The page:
The Methuselah Tree is a Bristlecone Pine Tree, named after the oldest person in the Bible whose age is given at death is 969. The tree is generally held to be one of the oldest living, individual organisms on Earth, measured at 4,842 years and counting. The Bristlecone Pine species can take 700 years to grow 3 feet.
It is located in the Bristlecone Forest of the Ancients, in Inyo National Park, in the White Mountains of Eastern California. Its precise location has not been divulged out of concern for its protection. Bristlecone Pines do not grow particularly tall, reaching 50 feet, with a trunk diameter of anywhere from 8 to 12 feet, making for a squat, solid tree, but what they lack in grandiose height they more than make up for by outlasting every other single organism on the planet.
Methuselah still isn’t the oldest known. That was Prometheus, which was at least 20 years older than Methuselah now, before it was mistakenly cut down in 1964 by a dendrology student who had no idea how old it was. Prometheus might have been 5,000 years old or more, and Methuselah shows no signs of disease or weakness in any way. Researchers expect it to reach 5,000.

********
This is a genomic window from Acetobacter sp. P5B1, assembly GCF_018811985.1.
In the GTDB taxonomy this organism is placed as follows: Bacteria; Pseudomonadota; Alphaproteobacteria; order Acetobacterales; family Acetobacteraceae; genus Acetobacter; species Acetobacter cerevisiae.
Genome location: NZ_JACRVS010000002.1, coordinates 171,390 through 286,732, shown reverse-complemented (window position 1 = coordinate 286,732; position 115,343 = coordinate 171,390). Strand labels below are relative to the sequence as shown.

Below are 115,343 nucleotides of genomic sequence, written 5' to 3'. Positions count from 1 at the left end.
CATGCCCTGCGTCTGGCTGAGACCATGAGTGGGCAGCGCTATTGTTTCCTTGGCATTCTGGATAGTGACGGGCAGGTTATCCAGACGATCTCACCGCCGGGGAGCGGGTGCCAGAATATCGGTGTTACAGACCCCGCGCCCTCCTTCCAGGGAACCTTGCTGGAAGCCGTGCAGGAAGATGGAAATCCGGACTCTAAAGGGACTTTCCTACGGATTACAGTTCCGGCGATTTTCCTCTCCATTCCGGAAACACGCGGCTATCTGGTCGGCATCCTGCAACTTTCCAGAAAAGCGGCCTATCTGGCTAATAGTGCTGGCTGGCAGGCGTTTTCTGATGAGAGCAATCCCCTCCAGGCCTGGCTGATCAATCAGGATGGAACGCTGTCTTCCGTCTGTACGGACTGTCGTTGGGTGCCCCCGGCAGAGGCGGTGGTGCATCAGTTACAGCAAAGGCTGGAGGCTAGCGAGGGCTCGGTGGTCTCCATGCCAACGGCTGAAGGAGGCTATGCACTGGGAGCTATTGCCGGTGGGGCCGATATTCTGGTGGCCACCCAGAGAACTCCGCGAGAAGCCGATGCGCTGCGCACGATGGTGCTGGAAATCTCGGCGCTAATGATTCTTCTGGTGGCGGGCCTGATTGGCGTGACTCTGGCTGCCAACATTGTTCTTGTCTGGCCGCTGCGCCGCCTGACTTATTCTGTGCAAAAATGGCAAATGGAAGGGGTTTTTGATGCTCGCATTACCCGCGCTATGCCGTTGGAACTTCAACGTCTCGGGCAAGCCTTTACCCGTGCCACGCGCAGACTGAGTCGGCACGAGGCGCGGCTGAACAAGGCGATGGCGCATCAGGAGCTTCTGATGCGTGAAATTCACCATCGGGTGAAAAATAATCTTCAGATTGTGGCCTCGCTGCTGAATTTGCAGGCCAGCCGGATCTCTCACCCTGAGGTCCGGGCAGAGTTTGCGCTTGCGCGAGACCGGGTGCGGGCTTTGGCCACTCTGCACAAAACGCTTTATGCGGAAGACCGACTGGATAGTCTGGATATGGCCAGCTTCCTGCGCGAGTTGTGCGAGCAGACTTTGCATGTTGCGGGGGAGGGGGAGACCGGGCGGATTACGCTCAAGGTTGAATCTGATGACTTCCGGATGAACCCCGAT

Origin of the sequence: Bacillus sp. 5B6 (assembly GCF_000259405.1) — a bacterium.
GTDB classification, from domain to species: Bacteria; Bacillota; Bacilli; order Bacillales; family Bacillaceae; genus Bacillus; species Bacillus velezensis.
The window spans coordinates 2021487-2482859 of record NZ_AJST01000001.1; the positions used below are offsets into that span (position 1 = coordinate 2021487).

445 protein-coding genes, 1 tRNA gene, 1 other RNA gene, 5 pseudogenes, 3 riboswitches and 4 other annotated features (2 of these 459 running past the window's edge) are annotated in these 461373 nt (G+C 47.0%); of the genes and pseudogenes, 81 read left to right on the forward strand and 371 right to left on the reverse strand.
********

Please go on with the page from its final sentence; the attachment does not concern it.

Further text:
Let’s put that into perspective. It sprouted out of the ground in c. 2832 BC. Back then, Egypt’s Second Dynasty was just getting going and the earliest Egyptian pyramids would not be built for another 200 years. Methuselah is about 800 years older than the Maya civilization. Biblical literalists like to theorize that the Methuselah Tree was the first living thing to appear on Earth (aside from the things in the various boats) after Noah’s Flood. That’s dubious, at best, but it’s a fun idea.